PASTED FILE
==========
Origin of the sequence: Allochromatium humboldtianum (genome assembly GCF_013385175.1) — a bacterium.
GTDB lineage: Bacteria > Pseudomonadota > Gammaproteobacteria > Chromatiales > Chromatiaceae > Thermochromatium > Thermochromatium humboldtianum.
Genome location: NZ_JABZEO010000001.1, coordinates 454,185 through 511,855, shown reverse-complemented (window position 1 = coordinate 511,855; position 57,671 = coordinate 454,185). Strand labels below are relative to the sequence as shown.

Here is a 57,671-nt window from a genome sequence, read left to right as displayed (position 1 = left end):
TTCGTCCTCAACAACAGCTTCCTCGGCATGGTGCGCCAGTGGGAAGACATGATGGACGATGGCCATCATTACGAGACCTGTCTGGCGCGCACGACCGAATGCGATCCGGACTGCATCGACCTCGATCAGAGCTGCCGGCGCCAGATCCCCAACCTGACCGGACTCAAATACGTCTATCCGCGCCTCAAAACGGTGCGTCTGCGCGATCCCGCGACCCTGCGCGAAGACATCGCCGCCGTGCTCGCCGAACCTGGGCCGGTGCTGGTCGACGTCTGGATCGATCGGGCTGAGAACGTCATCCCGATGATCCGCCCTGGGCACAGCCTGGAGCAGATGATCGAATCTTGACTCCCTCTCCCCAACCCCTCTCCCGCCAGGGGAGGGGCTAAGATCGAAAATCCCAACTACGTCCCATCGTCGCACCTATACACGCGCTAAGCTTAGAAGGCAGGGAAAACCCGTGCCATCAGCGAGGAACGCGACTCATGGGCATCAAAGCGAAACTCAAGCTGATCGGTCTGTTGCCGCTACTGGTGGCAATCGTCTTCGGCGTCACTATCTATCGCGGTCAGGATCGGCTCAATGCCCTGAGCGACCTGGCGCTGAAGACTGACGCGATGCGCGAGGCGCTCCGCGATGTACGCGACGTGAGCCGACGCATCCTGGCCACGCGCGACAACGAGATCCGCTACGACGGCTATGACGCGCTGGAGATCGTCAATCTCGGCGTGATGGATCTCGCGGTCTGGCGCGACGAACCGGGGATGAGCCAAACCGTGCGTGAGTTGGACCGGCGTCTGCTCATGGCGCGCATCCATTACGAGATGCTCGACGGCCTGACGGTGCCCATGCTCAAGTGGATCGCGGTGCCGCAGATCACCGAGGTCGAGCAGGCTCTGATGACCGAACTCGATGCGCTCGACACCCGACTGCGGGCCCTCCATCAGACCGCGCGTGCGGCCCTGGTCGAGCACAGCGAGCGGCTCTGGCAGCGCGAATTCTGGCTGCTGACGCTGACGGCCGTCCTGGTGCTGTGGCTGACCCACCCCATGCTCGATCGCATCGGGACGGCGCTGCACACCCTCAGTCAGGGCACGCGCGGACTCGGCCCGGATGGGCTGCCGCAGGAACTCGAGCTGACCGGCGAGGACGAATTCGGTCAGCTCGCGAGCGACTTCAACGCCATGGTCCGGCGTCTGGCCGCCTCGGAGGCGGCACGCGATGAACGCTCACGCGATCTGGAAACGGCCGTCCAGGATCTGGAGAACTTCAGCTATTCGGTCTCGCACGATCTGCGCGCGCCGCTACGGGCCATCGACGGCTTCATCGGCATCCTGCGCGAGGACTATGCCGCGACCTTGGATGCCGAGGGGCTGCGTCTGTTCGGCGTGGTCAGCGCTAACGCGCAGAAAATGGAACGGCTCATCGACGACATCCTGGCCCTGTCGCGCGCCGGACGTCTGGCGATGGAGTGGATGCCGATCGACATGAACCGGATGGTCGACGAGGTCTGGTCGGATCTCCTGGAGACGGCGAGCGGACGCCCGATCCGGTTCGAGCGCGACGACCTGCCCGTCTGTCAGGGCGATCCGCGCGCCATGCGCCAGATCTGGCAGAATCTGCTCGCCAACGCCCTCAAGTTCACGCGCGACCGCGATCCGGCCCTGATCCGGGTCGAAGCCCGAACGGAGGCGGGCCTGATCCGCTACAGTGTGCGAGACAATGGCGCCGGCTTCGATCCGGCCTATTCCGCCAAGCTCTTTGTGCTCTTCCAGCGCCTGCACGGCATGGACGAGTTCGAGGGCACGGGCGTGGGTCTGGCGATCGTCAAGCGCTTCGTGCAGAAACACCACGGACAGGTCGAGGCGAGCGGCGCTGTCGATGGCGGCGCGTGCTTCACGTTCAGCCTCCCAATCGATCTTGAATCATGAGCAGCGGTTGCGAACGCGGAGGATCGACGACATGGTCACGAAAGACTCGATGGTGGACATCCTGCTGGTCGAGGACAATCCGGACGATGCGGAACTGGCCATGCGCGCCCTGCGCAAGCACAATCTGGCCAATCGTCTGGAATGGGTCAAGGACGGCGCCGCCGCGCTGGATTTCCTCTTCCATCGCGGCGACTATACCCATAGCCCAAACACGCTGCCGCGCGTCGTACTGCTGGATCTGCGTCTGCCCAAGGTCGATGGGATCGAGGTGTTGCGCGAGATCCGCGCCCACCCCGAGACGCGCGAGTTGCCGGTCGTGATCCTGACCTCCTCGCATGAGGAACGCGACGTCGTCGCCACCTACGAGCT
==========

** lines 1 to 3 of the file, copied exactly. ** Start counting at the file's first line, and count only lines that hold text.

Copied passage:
Origin of the sequence: Allochromatium humboldtianum (genome assembly GCF_013385175.1) — a bacterium.
GTDB lineage: Bacteria > Pseudomonadota > Gammaproteobacteria > Chromatiales > Chromatiaceae > Thermochromatium > Thermochromatium humboldtianum.
Genome location: NZ_JABZEO010000001.1, coordinates 454,185 through 511,855, shown reverse-complemented (window position 1 = coordinate 511,855; position 57,671 = coordinate 454,185). Strand labels below are relative to the sequence as shown.